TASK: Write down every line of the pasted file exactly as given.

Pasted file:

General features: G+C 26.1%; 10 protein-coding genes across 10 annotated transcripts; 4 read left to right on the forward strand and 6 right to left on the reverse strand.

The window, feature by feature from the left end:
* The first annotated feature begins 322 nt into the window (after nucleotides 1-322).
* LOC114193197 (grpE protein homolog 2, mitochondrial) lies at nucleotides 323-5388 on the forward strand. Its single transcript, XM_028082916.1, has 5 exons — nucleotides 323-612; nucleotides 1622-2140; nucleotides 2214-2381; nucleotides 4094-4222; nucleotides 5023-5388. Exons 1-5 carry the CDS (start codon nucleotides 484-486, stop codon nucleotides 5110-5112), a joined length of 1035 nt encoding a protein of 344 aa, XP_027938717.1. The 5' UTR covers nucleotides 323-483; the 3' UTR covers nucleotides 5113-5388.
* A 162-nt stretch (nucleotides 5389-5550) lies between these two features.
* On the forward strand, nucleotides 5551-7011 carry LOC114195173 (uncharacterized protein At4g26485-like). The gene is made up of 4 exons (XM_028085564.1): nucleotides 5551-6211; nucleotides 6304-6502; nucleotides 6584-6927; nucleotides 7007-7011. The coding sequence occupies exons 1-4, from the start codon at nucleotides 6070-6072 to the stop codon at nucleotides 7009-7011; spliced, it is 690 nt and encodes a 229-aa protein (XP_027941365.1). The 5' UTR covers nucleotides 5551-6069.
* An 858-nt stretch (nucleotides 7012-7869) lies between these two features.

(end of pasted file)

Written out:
General features: G+C 26.1%; 10 protein-coding genes across 10 annotated transcripts; 4 read left to right on the forward strand and 6 right to left on the reverse strand.

The window, feature by feature from the left end:
* The first annotated feature begins 322 nt into the window (after nucleotides 1-322).
* LOC114193197 (grpE protein homolog 2, mitochondrial) lies at nucleotides 323-5388 on the forward strand. Its single transcript, XM_028082916.1, has 5 exons — nucleotides 323-612; nucleotides 1622-2140; nucleotides 2214-2381; nucleotides 4094-4222; nucleotides 5023-5388. Exons 1-5 carry the CDS (start codon nucleotides 484-486, stop codon nucleotides 5110-5112), a joined length of 1035 nt encoding a protein of 344 aa, XP_027938717.1. The 5' UTR covers nucleotides 323-483; the 3' UTR covers nucleotides 5113-5388.
* A 162-nt stretch (nucleotides 5389-5550) lies between these two features.
* On the forward strand, nucleotides 5551-7011 carry LOC114195173 (uncharacterized protein At4g26485-like). The gene is made up of 4 exons (XM_028085564.1): nucleotides 5551-6211; nucleotides 6304-6502; nucleotides 6584-6927; nucleotides 7007-7011. The coding sequence occupies exons 1-4, from the start codon at nucleotides 6070-6072 to the stop codon at nucleotides 7009-7011; spliced, it is 690 nt and encodes a 229-aa protein (XP_027941365.1). The 5' UTR covers nucleotides 5551-6069.
* An 858-nt stretch (nucleotides 7012-7869) lies between these two features.